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Poetry Winter 2013    fiction    all issues


Alysse Kathleen McCanna
& other poems

Peter Nash
Shooting Star
& other poems

Katherine Smith
House of Cards
& other poems

David Sloan
On the Rocks
& other poems

Alexandra Smyth
Exoskeleton Blues
& other poems

John Glowney
The Bus Stop Outside Ajax Bail Bonds
& other poems

Andrea Jurjević O’Rourke
It Was a Large Wardrobe...
& other poems

Lisa DeSiro
Babel Tree
& other poems

Michael Fleming
& other poems

Michael Berkowitz
As regards the tattoo on your wrist
& other poems

Michael Brokos
Landscape without Rest
& other poems

Michael H. Lythgoe
Orpheus In Asheville
& other poems

John Wentworth
morning people
& other poems

Christopher Jelley
Double Exposure
& other poems

Catherine Dierker
dinner party
& other poems

William Doreski
Hate the Sinner, Not the Sin
& other poems

Robert Barasch
& other poems

Rande Mack
& other poems

Susan Marie Powers
Red Bird
& other poems

Anne Graue
& other poems

Mariah Blankenship
Tub Restoration
& other poems

Paul R. Davis
& other poems

Philip Jackey
Garage drinking after 1989
& other poems

Karen Hoy
A Naturalist in New York
& other poems

Gary Sokolow
Underworld Goddess
& other poems

Michal Mechlovitz
The Early
& other poems

Henry Graziano
Last Apple
& other poems

Stephanie L. Harper
& other poems

Roger Desy
& other poems

R. G. Evans
& other poems

Frederick L. Shiels
Driving Past the Oliver House
& other poems

Richard Sime
Berry Eater
& other poems

Jennifer Popoli
Generations in a wine dark sea
& other poems

William Doreski

Hate the Sinner, Not the Sin

Reading Dante has taught me

to hate the sinner, not the sin.

An hour before dawn the mirror

in the bathroom confirms that pride

defines and defiles me, the pores

of my parchment hide opened

to flattery I never receive.

I should replace myself with lust,

with the smirk of the lecher;

but you with your usual beauty

would find that expression comic

on me, a Halloween mask

two weeks early. Our barred owl

hoots his tedious medley,

each note thick as a woolen scarf.

Stars rattle loose in their sockets,

and one goes down with a shriek.

Or is that the neighbor’s rooster?

Pride offends me enough to cut

my throat, but I can’t afford

to waste an expensive razor blade

by indulging a little vengeance.

Besides, you’d have to clean up

after me, and I know you hate that.

The microwave oven beeps

that apologetic little beep

and the cat’s breakfast is done.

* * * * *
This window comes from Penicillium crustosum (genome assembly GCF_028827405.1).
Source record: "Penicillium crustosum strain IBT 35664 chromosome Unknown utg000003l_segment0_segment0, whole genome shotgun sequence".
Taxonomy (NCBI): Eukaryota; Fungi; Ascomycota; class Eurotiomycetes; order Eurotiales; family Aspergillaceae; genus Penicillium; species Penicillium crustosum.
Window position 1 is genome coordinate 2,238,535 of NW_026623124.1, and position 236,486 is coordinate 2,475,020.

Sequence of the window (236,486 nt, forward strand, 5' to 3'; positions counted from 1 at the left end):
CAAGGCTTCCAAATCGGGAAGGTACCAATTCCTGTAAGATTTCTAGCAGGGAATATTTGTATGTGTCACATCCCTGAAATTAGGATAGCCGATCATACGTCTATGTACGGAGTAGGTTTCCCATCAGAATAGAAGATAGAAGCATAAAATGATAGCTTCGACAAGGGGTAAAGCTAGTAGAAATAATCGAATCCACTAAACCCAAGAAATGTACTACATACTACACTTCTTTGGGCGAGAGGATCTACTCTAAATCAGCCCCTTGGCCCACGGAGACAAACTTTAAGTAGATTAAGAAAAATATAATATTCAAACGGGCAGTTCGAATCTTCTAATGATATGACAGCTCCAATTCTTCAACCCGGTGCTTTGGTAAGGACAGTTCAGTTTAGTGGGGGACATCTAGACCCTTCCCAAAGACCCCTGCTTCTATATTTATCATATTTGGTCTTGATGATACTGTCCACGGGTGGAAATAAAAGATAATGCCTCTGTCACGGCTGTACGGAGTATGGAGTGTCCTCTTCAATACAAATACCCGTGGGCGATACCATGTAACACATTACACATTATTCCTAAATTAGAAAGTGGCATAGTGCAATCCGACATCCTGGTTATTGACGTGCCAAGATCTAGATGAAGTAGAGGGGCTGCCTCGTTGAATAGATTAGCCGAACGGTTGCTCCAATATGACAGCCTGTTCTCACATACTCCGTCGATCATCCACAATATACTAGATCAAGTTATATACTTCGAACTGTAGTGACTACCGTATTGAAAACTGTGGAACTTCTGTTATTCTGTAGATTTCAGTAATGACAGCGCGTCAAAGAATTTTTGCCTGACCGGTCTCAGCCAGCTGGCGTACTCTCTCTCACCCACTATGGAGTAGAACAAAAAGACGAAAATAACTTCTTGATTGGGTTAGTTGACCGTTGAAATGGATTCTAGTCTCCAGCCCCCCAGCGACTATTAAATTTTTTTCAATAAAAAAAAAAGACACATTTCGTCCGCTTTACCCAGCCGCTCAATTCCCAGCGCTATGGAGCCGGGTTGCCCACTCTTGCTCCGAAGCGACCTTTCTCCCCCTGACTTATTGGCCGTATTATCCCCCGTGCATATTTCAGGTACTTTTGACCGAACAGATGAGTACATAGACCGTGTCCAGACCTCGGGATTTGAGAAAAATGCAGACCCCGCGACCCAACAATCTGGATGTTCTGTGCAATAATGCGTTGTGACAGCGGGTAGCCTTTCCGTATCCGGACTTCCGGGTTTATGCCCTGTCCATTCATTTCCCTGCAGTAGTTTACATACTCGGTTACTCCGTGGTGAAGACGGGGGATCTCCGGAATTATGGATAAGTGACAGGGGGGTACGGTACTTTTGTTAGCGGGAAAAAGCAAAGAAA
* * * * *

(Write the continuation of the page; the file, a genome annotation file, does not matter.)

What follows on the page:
The kettle boils water for coffee.

I should swallow my pride in doses

modest enough to fully digest,

but the famous portrait of Dante

with limber nose and oval mien

leers on a paperback cover

to confirm how clumsy I look

unshaven and fluffy with sleep.

I pour hot water over grounds

and realize this is punishment

enough, the daily unraveling

of ego in bite-sized chores, each

modest enough to kill me.

Post-Neoclassical Poem

The blond forest undressing

leaf by leaf reminds me

how you’ve courted every man

who’s leaned even slightly your way.

Two brooks converge. A boulder

overlooks the pool where nymphs

bathe on summer nights while humans

indulge in mortal dream lives.

I’d like to creep here in the dark

and watch moonlight catch a glimpse

of metallic bodies flashing.

I’d like to compare their grasp

of the classics with your own;

but with your mastery of legal

Latin you’d probably snuff me

under a heap of edicts and writs

to enjoin me from remembering

how frankly naked you could be.

Of course you don’t want to contrast

your old-fashioned body with theirs.

Of course the brooks flushing down

from the twin monadnocks have chilled,

dispersing mythic creatures

until the next two seasons pass.

At the ruined stone dam, two deer

startle and flee. The folding chair

left to rust many years ago

still invites me, so I sit.

The light seems smaller, too shy

to support complexities no painter

since Constable can endorse.

Three miles above, a jetliner

sears the air. It’s headed your way

with fuel enough to eat all three

thousand miles between us, leaving

only the faintest taste of ash.

Moustaches of Slaughtered Heroes

Framed in expressive black oak,